Paris, Institut Néerlandais, from October 10, 2007 to November 18, 2007
Louis Napoléon (1778-1846) reigned on the throne in Holland for only four years, acceeding in 1806 before the age of thirty. Stendhal, who experienced life during the Empire and included his impressions in his novels later, would say : “Nouvelle France, jeune France”.
About a hundred objects and images, paintings, drawings as well as engravings, arranged in a delicate staging at the Institut néerlandais succeed in evoking this brief but important reign, at once unfortunate and fruitful. The exhibition presents a large number of clocks with themes :The Horaces by David, Télémachusby Fénelon thus ironically reminding us that although the former Low-Countries ran on Parisian time, a new Caesar still set the clocks. In fact, Napoleon I appears on one of the timepieces. His elegantly pleated toga emphasizes the pose borrowed from Praxiteles and the helmet at his side immediately provides the meaning of the allegory. In return for making his brothers and sisters the new sovereigns of a French Europe, Napoleon expected authority and submission : authority over the people they were to “win over”, in his words, without “cajoling” them, also an expression of the times ;submission to his person and his grand vision. The thesis of Frédéric Masson who published his famous Napoléon et sa famille (Napoleon and his family) in 1897, today seems a bit short-sighted. According to the author French imperialism was above all an attempt to break the “napoléonides” (relatives) and satisfy their appetite to be princes or kings. This is the theory of the greedy clan, dear to Sacha Guitry, and which still has its followers….Looking back, it is now easy to see the ambiguities, the achievements and the failures of Napoleon’s European policy. The “large projet” that Las Cases mentions in his Mémorial is a result of French expansionism by the Republic under the Directoire, the period in which the French flag entered Dutch territory establishing the Batavian Republic, and with it the departure of the Duke of Orange. Ten years later, Napoleon decided to strengthen his power over the country and installed Louis. But the younger brother entered into direct conflict with the Emperor, who did not see eye to eye with him on how to impose imperial rule over local traditions and freedoms. After various clashes documented in the correspondence between the two brothers, Louis was called back to France in the summer of 1810. Three months earlier, Caesar had married Marie-Louise of Austria and thought perhaps for a fleeting instant he had at last become the master of Europe.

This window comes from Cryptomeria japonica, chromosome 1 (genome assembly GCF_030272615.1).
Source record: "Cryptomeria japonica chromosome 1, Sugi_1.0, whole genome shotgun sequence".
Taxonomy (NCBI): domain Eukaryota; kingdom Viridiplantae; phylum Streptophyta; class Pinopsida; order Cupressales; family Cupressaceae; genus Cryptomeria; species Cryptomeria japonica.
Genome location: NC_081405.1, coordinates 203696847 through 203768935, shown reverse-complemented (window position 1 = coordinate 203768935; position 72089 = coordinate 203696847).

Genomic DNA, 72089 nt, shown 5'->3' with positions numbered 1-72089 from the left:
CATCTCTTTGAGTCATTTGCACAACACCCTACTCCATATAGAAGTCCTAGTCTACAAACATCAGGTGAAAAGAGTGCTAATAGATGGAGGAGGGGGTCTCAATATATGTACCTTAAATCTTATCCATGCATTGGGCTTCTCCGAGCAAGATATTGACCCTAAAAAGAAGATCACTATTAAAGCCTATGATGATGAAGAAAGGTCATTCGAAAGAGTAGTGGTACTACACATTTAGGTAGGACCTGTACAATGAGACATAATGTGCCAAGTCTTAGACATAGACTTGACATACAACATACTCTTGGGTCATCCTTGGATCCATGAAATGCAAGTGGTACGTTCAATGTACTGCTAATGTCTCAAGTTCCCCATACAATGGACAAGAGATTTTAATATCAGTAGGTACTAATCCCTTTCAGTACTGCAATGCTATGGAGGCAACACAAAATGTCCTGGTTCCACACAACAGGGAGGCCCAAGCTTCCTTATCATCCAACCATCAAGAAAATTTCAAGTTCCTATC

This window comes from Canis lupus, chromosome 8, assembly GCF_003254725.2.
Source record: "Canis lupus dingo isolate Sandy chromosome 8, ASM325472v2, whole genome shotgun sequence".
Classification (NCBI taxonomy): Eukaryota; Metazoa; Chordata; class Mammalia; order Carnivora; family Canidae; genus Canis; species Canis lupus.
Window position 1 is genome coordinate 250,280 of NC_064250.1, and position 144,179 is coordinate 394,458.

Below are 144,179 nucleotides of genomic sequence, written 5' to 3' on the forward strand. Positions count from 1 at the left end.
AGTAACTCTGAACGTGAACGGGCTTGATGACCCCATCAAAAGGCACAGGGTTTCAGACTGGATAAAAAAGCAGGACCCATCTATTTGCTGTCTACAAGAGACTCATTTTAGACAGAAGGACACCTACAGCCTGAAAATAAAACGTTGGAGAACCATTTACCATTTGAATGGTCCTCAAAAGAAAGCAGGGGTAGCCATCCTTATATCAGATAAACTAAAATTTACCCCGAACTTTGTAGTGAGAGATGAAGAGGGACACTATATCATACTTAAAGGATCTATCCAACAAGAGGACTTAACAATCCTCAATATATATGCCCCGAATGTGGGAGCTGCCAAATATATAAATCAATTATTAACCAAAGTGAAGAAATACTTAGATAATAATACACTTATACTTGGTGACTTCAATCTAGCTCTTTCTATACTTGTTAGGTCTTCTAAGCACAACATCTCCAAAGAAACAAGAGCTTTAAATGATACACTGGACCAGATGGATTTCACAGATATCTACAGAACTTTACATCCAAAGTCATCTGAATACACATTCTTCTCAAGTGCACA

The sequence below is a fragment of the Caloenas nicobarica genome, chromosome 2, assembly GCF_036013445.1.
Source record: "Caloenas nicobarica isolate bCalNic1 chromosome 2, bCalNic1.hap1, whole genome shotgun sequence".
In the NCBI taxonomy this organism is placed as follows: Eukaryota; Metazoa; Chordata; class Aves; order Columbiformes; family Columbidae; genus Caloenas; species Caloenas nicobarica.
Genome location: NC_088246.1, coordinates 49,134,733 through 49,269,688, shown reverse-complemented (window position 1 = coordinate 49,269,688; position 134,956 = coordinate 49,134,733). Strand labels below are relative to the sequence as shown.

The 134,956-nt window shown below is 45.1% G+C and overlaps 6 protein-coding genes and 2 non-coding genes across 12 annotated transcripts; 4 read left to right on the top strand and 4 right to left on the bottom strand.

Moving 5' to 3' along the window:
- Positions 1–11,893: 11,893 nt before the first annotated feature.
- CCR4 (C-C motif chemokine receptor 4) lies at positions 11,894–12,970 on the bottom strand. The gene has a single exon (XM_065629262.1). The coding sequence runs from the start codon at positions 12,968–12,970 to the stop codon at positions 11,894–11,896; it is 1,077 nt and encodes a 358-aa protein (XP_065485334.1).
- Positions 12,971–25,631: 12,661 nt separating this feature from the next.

The idea of a “concentration” of different peoples under his inflexible scepter, more even than a consequence of the Revolution or of his conflict with England, was thus largely due to his lust for power. Seen from the elder’s viewpoint, Louis appears less concerned by personal glory than by his quest for political stability and good management. An assidous reader and writer, married to the beautiful Hortense, who the exhibition shows was a gifted writer and painter, the king of Holland had various castles lavishly decorated, in different cities and around the countryside. Convinced that he should work hand in hand with the people that had welcomed him, the furniture that Louis chose to surround him was not exclusively brought from Paris. Still, museum-goers will not be surprised to see works by Biennais, Jacob-Desmalter and other famous names from the French capital. The large chandeliers from the Royal Palace in Amsterdam are more rare, as is the magnificent City Hall transformed by the decoration of French bees. The show thus evokes this great decorative élan, including gardens and religious practices, and features also some masterpieces in painting, miniatures and sculpture : to mention just a few, Girodet – from whom Louis took drawing classes around 1801 on David’s recommendation – Gérard, Isabey, Laurent father and Cartellier. These names reflect the quality of the exhibition which also cannot help but remind us of the forgotten sources of the European Union, so out of grace at the moment.
Paul Rem and Georges Sanders, Louis-Napoléon. Premier roi de Hollande (1806-1810), Walburg Pers, 2007, 120 p., 20 €. ISBN : 978-90-5730-483-5.